In today's Statesman, Ruth Liao writes about changing patterns in local physician employment and insurance policies that affect the supply of healthcare. The delivery isn't paying for physicians, and consequently the supply is thinning for patients.
In the face of a diminishing supply, Liao also writes that recruiting new doctors is increasingly difficult:
Dean Larsen, executive director of the Marion-Polk County Medical Society, said the problem of finding a doctor as a new patient is not limited to those on Medicare, but any kind of health insurance.
"The reality is, we don't have enough doctors regardless of your insurance," he said.
Recruiting is further challenging because of an overall shortage of doctors — in 2009, 16,000 physicians graduated from medical school nationwide. Less than 20 percent of those graduates are in primary care, which includes family medicine, pediatrics or internists, Larsen said.
"The pipeline's not big enough," he said.
Promoting the Salem area to incoming physicians can be challenging: The cost of living in Salem is comparable to other parts of the U.S.; reimbursements are lower in small-population states such as Oregon; and Salem's demographic size can be a tough sell to a new medical school graduate from Chicago, Seattle or New York.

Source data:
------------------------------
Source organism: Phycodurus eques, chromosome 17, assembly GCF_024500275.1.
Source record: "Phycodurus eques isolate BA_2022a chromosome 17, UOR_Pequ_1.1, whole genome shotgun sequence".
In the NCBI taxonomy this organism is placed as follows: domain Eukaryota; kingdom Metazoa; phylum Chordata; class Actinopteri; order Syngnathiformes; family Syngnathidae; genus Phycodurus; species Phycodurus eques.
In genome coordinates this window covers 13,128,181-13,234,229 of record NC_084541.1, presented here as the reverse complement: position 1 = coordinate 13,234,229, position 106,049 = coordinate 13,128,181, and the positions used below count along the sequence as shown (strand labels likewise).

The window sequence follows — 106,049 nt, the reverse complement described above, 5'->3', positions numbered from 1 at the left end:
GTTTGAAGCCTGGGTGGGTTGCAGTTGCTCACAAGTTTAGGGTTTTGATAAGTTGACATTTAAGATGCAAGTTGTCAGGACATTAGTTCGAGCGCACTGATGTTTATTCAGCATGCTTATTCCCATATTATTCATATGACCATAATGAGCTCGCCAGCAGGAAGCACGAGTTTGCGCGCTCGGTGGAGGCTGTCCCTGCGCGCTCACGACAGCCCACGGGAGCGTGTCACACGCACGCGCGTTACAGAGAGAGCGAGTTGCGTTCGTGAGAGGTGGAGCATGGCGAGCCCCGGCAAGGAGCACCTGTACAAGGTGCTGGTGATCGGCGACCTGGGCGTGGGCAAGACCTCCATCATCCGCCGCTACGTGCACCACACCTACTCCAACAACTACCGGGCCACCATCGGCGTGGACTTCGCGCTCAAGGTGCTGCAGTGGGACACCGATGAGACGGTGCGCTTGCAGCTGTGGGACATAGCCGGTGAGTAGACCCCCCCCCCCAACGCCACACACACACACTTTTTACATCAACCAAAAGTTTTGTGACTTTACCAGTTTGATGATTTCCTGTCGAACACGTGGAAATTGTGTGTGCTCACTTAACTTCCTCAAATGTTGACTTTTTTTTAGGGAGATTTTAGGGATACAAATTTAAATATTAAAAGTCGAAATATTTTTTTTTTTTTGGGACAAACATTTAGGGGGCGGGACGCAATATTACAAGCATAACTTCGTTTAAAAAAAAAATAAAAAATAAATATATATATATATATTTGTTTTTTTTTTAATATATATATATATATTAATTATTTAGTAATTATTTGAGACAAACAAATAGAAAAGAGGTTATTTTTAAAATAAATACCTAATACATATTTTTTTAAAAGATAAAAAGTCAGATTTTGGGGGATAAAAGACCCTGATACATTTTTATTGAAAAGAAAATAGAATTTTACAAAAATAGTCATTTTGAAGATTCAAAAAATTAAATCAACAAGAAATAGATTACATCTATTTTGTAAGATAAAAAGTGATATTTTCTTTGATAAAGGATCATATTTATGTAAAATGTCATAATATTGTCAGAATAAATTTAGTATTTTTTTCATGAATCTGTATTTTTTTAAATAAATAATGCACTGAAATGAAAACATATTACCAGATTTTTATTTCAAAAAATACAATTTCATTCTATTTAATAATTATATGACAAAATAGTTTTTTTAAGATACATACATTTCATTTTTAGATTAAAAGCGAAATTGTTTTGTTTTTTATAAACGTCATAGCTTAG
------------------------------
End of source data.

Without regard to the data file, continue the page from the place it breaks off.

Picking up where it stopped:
"Salem looks very rural," Larsen said.
There it is. Salem looks like a back-water to highly skilled professionals coming from more urban environments. There are many reasons for this, of course, and we cannot discuss them in any meaningfully comprehensive manner. But one element common to both New York and Chicago, and also now to Seattle with new Mayor and bicyclist Mike McGinn, is that all of these cities are more bike- and transit-friendly than is Salem.
A bike-friendly city correlates to a strong transportation infrastructure and to a high quality of life. Bicycling is not a frill and it is not a fringey activity for the freaks. It is, on the contrary, a core activity for great cities and a significant attraction for highly skilled professionals.
Improving Salem's bicycling infrastructure and bike culture should be part of its overall economic strategy and its package for prospective professionals like physicians. It will take more than just this, of course, but a core commitment to a multi-modal transportation system should be part of it. Salem needs to look to the challenges of the 21st century, not to nostalgia for the Eisenhower administration: We must plan for 2050, not like it's 1950.